In the first quarter of 2013 Syria is beginning to reflect less of a sovereign state and more like Lebanon at the height of their violent sectarian splits. Syrian President Bashar al Assad no longer controls huge sections of his country, and is unlikely to regain them in the near term.
He is essentially now the country’s strongest warlord with the most capable military equipment, concentrating his forces on strategically important towns and supply lines. Because of this, Mr al Assad still has the upper hand for a number of reasons:
First, the Syrian Air Force is largely still intact and loyal. Although there are signs munitions are depleting and reports of more anti-aircraft missiles in rebel hands will limit strike and support attacks.
Second, no hard assistance is materialising from outside powers to intervene behind Syrian rebels. Spiralling fragmentation along sectarian lines among the rebels bars western intervention.
Third, the rebels are internally divided between Islamist, less-Islamist, and non-Islamist fighters. Estimates of Jihadist elements fighting in Syria are close to one fifth of total fighters, and rising. Cohesion in strategy is still lacking among Syrian rebels.
After the recent capture of a number of important cities, Syrian rebels are gaining momentum in northern Syria. According to reports, Jabhat al-Nusra, the faction of fighters recently branded as a terrorist organisation by the U.S Department of State, led the attacks in the north.
Regime forces have retained a presence in isolated pockets throughout Syria, but ambush and supply-line attacks are withdrawing troops from the countryside into more defendable areas.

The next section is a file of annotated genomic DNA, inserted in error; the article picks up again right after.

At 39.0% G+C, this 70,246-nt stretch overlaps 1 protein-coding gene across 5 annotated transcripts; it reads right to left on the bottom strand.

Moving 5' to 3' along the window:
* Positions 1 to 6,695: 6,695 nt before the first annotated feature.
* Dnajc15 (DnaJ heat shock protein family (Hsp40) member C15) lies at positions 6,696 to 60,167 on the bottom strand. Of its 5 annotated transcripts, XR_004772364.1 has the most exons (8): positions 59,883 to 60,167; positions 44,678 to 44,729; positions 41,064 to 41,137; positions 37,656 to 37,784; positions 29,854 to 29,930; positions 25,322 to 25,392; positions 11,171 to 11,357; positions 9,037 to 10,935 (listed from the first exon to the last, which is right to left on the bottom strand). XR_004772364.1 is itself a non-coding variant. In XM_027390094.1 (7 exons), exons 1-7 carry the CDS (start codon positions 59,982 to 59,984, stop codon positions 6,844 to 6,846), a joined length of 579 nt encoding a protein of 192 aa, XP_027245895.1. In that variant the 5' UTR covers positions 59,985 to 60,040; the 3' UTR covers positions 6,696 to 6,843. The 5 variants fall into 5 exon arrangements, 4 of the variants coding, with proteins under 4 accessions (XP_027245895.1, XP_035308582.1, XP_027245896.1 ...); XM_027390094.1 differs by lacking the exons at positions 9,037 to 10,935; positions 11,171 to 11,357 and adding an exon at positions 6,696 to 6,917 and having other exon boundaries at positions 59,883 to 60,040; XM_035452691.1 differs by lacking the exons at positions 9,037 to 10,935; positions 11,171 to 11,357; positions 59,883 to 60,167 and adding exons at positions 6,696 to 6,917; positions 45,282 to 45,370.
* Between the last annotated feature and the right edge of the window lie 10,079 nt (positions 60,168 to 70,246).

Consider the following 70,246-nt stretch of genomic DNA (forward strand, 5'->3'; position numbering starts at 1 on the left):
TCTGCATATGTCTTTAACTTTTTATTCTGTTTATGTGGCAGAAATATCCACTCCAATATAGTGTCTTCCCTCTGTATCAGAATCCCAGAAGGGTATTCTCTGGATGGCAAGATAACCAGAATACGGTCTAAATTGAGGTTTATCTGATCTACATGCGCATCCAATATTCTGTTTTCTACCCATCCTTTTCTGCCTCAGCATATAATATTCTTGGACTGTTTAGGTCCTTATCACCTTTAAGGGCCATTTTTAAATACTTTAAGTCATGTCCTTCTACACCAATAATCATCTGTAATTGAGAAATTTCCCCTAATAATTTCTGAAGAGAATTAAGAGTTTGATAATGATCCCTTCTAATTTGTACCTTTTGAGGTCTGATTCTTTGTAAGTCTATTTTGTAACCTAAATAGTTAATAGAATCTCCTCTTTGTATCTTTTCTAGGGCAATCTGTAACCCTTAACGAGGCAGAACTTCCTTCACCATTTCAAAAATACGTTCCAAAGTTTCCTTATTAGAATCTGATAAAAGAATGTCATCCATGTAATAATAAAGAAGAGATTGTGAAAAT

In the east, a temporary alliance of convenience occurred on February 19 between the Kurdish Democratic Union Party (PYD) and Sunni Arab rebels with the Free Syrian Army (FSA). Connecting these two groups will be highly controversial in the rebel ranks.
The alliance looks good for rebel diversification and points to an inter-ethnic cooperation against regime forces. But while it is a strategic union, it will be temporary. Turkey is also keeping a wary eye on any growing power among the Kurdish population.
In the first quarter, the United States and other western powers could not find sufficient fortitude to intervene on either side. This trend will likely continue into the second quarter.
Although Paris has suggested lifting the EU arms embargo on Syria, Washington is very reluctant to equip what could very easily turn out to be a strong faction of Jihadist fighters if Mr al Assad falls. Syrian rebels are receiving covert military assistance and non-lethal aid from Gulf States and Washington, but it is difficult to see how the rebels can easily defeat Mr al Assad.
Presently, the rebels cannot cohere or convince outside powers to help their cause. Only the flow of arms from Saudi Arabia and other GCC countries is keeping them in the fight. Close to one million refugees depend on the conflict ending soon, but a conclusion is probably not as close as they wish.